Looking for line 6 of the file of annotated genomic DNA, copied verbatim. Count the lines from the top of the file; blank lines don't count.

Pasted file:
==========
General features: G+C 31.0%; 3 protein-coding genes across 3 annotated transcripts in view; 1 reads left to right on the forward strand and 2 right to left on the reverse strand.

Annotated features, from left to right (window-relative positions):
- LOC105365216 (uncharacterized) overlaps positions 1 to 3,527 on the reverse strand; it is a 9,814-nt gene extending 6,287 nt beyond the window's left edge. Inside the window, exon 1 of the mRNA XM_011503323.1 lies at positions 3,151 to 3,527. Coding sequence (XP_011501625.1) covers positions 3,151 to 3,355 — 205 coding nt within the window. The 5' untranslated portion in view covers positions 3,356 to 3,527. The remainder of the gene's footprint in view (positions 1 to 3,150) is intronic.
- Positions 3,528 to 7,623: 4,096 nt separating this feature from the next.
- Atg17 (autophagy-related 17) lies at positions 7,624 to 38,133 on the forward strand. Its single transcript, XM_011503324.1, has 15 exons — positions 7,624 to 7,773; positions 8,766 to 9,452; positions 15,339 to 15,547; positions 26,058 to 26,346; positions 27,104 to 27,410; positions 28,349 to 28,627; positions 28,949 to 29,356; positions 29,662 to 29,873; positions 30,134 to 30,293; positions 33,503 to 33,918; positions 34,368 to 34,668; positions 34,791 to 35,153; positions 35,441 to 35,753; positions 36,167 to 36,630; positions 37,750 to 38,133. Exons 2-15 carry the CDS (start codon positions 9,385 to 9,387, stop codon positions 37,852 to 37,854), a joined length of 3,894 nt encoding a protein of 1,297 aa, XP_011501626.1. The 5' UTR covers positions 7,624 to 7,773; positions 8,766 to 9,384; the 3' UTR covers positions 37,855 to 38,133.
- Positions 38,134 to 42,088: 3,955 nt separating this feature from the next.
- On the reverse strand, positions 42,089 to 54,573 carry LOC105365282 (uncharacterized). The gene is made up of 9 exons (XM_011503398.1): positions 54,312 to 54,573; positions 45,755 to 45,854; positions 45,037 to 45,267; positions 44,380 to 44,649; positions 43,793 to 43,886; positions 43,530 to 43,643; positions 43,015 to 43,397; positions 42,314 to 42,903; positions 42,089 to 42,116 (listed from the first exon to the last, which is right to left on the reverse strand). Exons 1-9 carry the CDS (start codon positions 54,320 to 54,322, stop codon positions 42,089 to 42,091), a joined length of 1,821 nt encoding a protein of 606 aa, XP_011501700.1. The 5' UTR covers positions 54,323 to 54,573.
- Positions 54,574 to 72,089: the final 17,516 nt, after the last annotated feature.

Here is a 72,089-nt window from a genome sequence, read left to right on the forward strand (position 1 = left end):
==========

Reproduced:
- Positions 38,134 to 42,088: 3,955 nt separating this feature from the next.